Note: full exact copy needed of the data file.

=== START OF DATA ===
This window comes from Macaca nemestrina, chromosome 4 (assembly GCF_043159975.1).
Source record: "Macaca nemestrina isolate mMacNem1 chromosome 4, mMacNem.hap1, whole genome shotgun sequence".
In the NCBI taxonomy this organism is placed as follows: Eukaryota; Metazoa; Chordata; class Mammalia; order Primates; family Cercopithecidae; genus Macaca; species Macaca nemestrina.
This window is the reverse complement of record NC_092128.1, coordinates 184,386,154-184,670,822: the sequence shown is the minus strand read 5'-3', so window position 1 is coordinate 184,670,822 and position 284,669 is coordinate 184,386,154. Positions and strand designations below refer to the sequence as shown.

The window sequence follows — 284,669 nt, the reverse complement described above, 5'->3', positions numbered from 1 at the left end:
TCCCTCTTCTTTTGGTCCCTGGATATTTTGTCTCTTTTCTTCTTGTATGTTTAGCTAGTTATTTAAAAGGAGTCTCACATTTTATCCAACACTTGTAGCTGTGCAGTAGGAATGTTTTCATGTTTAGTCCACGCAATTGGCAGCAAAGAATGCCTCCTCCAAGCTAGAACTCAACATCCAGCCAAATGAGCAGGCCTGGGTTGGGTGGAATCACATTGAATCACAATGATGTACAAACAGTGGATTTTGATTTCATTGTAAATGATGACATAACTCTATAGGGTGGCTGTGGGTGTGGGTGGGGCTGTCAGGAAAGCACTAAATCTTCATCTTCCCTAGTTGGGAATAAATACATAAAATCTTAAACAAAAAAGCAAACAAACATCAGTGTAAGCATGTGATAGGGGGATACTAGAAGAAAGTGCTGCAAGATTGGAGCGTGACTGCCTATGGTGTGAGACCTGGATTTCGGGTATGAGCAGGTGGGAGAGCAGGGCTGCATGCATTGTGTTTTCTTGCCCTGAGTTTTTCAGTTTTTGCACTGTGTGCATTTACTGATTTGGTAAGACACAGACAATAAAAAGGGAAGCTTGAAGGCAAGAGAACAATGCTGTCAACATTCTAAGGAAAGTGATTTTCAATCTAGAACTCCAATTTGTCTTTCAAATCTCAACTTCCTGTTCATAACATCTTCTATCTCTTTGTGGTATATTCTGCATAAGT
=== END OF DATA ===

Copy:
This window comes from Macaca nemestrina, chromosome 4 (assembly GCF_043159975.1).
Source record: "Macaca nemestrina isolate mMacNem1 chromosome 4, mMacNem.hap1, whole genome shotgun sequence".
In the NCBI taxonomy this organism is placed as follows: Eukaryota; Metazoa; Chordata; class Mammalia; order Primates; family Cercopithecidae; genus Macaca; species Macaca nemestrina.
This window is the reverse complement of record NC_092128.1, coordinates 184,386,154-184,670,822: the sequence shown is the minus strand read 5'-3', so window position 1 is coordinate 184,670,822 and position 284,669 is coordinate 184,386,154. Positions and strand designations below refer to the sequence as shown.

The window sequence follows — 284,669 nt, the reverse complement described above, 5'->3', positions numbered from 1 at the left end:
TCCCTCTTCTTTTGGTCCCTGGATATTTTGTCTCTTTTCTTCTTGTATGTTTAGCTAGTTATTTAAAAGGAGTCTCACATTTTATCCAACACTTGTAGCTGTGCAGTAGGAATGTTTTCATGTTTAGTCCACGCAATTGGCAGCAAAGAATGCCTCCTCCAAGCTAGAACTCAACATCCAGCCAAATGAGCAGGCCTGGGTTGGGTGGAATCACATTGAATCACAATGATGTACAAACAGTGGATTTTGATTTCATTGTAAATGATGACATAACTCTATAGGGTGGCTGTGGGTGTGGGTGGGGCTGTCAGGAAAGCACTAAATCTTCATCTTCCCTAGTTGGGAATAAATACATAAAATCTTAAACAAAAAAGCAAACAAACATCAGTGTAAGCATGTGATAGGGGGATACTAGAAGAAAGTGCTGCAAGATTGGAGCGTGACTGCCTATGGTGTGAGACCTGGATTTCGGGTATGAGCAGGTGGGAGAGCAGGGCTGCATGCATTGTGTTTTCTTGCCCTGAGTTTTTCAGTTTTTGCACTGTGTGCATTTACTGATTTGGTAAGACACAGACAATAAAAAGGGAAGCTTGAAGGCAAGAGAACAATGCTGTCAACATTCTAAGGAAAGTGATTTTCAATCTAGAACTCCAATTTGTCTTTCAAATCTCAACTTCCTGTTCATAACATCTTCTATCTCTTTGTGGTATATTCTGCATAAGT